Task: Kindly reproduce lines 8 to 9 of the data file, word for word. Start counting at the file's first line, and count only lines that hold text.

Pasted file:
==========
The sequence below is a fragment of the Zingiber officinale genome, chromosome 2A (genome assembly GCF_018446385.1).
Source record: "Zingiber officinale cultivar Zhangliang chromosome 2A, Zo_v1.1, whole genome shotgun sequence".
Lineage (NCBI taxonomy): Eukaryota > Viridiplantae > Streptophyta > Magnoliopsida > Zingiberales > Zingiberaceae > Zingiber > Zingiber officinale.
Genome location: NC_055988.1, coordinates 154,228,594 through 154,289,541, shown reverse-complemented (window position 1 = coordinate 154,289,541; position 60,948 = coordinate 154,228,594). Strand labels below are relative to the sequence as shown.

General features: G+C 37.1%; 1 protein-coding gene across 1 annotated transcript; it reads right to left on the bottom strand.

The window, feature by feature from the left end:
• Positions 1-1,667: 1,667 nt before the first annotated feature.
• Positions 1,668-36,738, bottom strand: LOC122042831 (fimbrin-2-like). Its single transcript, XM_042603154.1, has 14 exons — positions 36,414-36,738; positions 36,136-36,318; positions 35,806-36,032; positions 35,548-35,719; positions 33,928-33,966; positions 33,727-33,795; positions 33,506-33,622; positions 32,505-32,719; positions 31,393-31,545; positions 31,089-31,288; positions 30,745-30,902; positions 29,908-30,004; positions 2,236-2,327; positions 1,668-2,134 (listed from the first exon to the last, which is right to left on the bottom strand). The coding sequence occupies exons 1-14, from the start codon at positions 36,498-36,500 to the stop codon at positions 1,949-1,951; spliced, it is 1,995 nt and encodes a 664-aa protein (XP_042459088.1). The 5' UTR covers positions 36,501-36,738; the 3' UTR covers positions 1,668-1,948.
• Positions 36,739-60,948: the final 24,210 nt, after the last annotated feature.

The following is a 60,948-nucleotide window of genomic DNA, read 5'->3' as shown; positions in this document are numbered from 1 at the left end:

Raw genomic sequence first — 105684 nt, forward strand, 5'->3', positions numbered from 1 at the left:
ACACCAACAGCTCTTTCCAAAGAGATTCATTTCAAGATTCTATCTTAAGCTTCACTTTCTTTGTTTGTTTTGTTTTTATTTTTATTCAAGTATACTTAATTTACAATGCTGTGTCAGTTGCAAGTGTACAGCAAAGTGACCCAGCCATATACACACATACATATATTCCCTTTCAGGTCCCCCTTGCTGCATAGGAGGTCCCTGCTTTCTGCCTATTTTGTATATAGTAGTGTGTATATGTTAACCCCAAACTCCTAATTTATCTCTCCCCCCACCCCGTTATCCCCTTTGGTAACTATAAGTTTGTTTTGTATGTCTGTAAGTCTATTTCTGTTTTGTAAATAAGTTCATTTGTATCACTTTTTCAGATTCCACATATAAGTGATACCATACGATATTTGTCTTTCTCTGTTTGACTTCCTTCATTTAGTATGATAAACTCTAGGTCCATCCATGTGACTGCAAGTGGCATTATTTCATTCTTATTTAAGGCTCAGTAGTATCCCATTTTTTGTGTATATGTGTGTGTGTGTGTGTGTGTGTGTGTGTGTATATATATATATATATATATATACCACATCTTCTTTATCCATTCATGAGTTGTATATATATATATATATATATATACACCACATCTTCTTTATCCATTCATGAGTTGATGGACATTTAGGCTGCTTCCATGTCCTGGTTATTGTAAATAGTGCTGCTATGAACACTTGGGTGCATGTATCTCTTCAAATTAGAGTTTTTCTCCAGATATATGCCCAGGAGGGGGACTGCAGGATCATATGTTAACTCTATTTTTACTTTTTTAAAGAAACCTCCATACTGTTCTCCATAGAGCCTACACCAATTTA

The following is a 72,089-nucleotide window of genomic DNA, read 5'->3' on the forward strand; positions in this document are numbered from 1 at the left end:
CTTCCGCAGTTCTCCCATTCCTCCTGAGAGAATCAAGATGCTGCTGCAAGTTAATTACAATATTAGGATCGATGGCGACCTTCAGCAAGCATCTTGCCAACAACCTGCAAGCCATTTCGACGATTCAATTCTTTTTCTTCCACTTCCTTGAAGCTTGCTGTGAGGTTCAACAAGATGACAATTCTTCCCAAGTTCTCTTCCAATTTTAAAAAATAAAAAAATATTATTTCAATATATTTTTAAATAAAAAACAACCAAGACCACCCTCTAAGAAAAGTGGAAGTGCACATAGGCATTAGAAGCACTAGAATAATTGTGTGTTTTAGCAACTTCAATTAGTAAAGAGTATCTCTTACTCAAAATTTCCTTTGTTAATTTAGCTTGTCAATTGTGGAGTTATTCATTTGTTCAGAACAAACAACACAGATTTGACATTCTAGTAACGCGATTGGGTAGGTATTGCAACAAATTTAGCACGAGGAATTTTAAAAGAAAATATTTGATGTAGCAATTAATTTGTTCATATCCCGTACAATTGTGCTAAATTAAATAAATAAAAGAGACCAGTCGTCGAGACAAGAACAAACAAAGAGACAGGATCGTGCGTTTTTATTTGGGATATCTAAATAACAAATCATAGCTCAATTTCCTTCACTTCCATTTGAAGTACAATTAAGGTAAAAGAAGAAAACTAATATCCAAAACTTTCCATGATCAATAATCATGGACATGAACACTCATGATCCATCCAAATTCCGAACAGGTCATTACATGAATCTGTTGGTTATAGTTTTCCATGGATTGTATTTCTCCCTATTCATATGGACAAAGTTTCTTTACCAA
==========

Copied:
• Positions 1,668-36,738, bottom strand: LOC122042831 (fimbrin-2-like). Its single transcript, XM_042603154.1, has 14 exons — positions 36,414-36,738; positions 36,136-36,318; positions 35,806-36,032; positions 35,548-35,719; positions 33,928-33,966; positions 33,727-33,795; positions 33,506-33,622; positions 32,505-32,719; positions 31,393-31,545; positions 31,089-31,288; positions 30,745-30,902; positions 29,908-30,004; positions 2,236-2,327; positions 1,668-2,134 (listed from the first exon to the last, which is right to left on the bottom strand). The coding sequence occupies exons 1-14, from the start codon at positions 36,498-36,500 to the stop codon at positions 1,949-1,951; spliced, it is 1,995 nt and encodes a 664-aa protein (XP_042459088.1). The 5' UTR covers positions 36,501-36,738; the 3' UTR covers positions 1,668-1,948.
• Positions 36,739-60,948: the final 24,210 nt, after the last annotated feature.